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At a meeting of Western allies in Brussels on Friday, President Joe Biden and European Commission President Ursula von der Leyen announced a framework to wean Europe off Russian natural gas – which accounts for 40% of the world’s supply. continent.

On one side of the equation, the framework calls for reducing demand for natural gas in Europe through strategies such as increased use of renewables, more efficient heat pumps and smart thermostats.

On the other side of the equation, the United States has pledged to boost supply to Europe by increasing exports of liquefied natural gas.

The United States is the largest natural gas producer in the world, but increasing LNG exports is not easy.

If we had a pipeline from the US Gulf Coast to Europe, that wouldn’t be a problem, but it’s not. Instead, we have to ship natural gas on tankers, which adds complications.

“You have to turn gas into liquid, and turn liquid back into gas,” said Kevin Book, analyst at ClearView Energy Partners.

Turning gas into liquid requires large liquefaction facilities, “and facilities that liquefy natural gas sometimes take four to five years to build. And billions of dollars of single- and double-digit investment,” Book said.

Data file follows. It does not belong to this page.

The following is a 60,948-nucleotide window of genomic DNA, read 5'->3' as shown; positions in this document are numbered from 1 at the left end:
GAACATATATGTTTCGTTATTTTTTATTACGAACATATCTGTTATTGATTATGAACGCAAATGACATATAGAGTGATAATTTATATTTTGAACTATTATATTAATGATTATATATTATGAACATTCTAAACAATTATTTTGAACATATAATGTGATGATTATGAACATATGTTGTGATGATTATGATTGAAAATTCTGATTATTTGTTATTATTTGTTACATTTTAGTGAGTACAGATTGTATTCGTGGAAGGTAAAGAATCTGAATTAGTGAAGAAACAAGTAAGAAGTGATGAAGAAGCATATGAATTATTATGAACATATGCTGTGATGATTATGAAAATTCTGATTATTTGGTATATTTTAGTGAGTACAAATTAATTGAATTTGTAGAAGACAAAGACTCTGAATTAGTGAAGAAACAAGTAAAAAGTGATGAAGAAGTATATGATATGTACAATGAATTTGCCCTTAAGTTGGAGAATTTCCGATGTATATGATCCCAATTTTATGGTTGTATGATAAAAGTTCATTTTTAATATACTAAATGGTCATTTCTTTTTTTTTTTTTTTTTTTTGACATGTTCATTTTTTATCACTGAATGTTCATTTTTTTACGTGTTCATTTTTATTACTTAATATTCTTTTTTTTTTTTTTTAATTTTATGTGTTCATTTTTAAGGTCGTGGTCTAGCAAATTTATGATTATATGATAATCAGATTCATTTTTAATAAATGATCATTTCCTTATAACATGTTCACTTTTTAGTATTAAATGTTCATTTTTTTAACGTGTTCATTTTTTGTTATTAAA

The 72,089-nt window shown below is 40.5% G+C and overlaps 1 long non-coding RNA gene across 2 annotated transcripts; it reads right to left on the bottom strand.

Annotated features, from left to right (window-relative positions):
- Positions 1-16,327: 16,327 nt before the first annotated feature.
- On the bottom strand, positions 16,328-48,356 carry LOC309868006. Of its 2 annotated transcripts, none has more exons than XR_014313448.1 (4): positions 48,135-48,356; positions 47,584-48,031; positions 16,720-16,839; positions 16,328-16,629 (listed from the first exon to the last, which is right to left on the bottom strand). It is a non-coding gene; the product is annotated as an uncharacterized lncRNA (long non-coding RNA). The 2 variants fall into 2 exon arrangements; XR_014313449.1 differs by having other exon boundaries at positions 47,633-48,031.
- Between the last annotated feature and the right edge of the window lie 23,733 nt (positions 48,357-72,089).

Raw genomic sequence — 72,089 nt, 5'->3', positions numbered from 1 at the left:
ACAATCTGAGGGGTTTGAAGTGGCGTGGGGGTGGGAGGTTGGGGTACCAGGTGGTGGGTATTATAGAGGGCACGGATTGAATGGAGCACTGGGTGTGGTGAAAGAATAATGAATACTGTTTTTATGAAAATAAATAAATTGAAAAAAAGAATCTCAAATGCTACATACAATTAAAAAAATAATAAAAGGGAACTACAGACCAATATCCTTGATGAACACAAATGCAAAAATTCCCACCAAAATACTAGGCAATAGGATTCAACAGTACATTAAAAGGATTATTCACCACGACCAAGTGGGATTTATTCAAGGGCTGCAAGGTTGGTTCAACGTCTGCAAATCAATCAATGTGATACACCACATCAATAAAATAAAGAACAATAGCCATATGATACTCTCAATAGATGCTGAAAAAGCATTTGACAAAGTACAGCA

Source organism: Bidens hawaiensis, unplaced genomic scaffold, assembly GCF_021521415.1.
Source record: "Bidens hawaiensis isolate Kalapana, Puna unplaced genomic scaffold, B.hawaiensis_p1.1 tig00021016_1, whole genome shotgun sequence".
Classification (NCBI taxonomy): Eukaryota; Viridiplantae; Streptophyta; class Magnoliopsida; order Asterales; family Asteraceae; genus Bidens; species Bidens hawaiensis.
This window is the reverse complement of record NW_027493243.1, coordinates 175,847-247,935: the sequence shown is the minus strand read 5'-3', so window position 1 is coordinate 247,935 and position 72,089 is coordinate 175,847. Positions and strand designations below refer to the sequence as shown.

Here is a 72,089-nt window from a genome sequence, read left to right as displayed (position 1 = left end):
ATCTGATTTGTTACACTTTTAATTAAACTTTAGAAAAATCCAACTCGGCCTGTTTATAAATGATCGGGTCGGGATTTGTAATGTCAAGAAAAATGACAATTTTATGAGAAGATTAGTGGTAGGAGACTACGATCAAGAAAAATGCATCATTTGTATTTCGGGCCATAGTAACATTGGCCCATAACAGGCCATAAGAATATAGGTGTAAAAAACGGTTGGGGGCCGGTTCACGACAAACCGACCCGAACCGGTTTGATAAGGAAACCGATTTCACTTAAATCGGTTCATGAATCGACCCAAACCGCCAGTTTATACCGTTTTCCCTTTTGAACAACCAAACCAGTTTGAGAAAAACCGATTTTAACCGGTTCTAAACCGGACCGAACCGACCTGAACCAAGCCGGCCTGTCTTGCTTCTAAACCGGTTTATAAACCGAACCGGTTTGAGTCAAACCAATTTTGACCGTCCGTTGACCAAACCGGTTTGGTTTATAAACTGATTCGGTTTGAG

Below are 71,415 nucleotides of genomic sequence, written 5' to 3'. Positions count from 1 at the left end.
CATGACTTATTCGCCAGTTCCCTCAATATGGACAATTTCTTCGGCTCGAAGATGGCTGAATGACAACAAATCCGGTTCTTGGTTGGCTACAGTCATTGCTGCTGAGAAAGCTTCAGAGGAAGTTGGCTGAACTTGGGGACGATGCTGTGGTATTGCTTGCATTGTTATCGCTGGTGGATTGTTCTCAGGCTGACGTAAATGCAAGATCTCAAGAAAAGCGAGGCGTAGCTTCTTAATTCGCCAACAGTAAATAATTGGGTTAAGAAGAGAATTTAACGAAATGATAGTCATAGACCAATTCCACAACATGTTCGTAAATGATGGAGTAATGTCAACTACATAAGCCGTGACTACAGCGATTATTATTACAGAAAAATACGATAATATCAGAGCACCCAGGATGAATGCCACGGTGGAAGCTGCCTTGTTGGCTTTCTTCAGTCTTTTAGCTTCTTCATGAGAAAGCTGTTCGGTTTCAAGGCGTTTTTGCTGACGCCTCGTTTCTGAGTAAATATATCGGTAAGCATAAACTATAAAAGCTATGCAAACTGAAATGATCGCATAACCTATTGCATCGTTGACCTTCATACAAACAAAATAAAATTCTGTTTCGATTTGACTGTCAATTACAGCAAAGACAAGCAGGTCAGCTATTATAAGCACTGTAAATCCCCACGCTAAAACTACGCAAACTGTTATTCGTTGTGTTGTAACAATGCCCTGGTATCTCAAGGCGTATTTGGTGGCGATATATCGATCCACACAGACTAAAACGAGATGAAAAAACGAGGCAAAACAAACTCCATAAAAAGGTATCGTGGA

The United States currently has six liquefaction facilities, according to Alex Munton, LNG analyst at Wood Mackenzie. More are under construction, but these six are maxed out.

“There is therefore very little scope for increasing production beyond what it is now,” Munton said.

Much of the LNG they produce is destined for Asia. Munson said Asian countries could let Europe have the gas instead.

“But, you know, they will need an alternative to ensure they have the energy supply they need in their home markets,” he said.

Natural gas prices in Europe have increased. According to Francis O’Sullivan, Managing Director of S2G Ventures, prices are highly likely to remain high. “The idea that Russian gas will no longer be available in the future will only reinforce this prospect,” he said.

In the long term, this will be a big incentive to redirect LNG exports to Europe and build liquefaction capacity in the United States, according to O’Sullivan.